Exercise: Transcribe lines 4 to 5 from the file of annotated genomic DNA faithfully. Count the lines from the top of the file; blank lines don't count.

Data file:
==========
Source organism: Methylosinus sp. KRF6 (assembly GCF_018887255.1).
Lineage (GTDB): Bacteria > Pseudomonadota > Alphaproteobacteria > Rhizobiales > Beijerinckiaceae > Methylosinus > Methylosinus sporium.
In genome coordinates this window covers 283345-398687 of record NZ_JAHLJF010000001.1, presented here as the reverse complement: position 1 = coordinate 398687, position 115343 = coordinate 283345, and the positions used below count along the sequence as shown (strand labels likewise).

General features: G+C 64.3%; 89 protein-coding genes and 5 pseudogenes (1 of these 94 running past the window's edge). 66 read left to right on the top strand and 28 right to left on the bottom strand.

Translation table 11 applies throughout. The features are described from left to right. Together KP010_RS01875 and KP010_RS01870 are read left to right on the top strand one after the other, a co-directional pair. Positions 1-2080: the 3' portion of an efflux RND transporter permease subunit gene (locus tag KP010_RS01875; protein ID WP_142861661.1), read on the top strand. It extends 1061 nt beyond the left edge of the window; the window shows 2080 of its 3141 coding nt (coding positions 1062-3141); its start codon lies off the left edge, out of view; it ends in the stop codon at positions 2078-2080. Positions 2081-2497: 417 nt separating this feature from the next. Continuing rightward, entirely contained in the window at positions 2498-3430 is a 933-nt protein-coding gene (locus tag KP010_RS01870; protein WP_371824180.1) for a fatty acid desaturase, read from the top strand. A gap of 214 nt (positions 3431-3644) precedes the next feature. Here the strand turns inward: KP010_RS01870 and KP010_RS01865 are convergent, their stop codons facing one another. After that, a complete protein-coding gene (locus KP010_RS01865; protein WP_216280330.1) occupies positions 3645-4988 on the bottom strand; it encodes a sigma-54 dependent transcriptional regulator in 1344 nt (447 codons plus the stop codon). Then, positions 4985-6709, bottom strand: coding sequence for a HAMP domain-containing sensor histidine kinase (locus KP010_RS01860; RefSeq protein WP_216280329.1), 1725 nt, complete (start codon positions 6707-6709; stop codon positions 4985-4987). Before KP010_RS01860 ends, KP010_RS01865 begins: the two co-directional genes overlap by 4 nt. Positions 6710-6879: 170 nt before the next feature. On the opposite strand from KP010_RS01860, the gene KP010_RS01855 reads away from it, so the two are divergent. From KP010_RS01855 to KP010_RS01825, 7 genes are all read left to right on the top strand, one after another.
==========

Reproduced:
General features: G+C 64.3%; 89 protein-coding genes and 5 pseudogenes (1 of these 94 running past the window's edge). 66 read left to right on the top strand and 28 right to left on the bottom strand.

Translation table 11 applies throughout. The features are described from left to right. Together KP010_RS01875 and KP010_RS01870 are read left to right on the top strand one after the other, a co-directional pair. Positions 1-2080: the 3' portion of an efflux RND transporter permease subunit gene (locus tag KP010_RS01875; protein ID WP_142861661.1), read on the top strand. It extends 1061 nt beyond the left edge of the window; the window shows 2080 of its 3141 coding nt (coding positions 1062-3141); its start codon lies off the left edge, out of view; it ends in the stop codon at positions 2078-2080. Positions 2081-2497: 417 nt separating this feature from the next. Continuing rightward, entirely contained in the window at positions 2498-3430 is a 933-nt protein-coding gene (locus tag KP010_RS01870; protein WP_371824180.1) for a fatty acid desaturase, read from the top strand. A gap of 214 nt (positions 3431-3644) precedes the next feature. Here the strand turns inward: KP010_RS01870 and KP010_RS01865 are convergent, their stop codons facing one another. After that, a complete protein-coding gene (locus KP010_RS01865; protein WP_216280330.1) occupies positions 3645-4988 on the bottom strand; it encodes a sigma-54 dependent transcriptional regulator in 1344 nt (447 codons plus the stop codon). Then, positions 4985-6709, bottom strand: coding sequence for a HAMP domain-containing sensor histidine kinase (locus KP010_RS01860; RefSeq protein WP_216280329.1), 1725 nt, complete (start codon positions 6707-6709; stop codon positions 4985-4987). Before KP010_RS01860 ends, KP010_RS01865 begins: the two co-directional genes overlap by 4 nt. Positions 6710-6879: 170 nt before the next feature. On the opposite strand from KP010_RS01860, the gene KP010_RS01855 reads away from it, so the two are divergent. From KP010_RS01855 to KP010_RS01825, 7 genes are all read left to right on the top strand, one after another.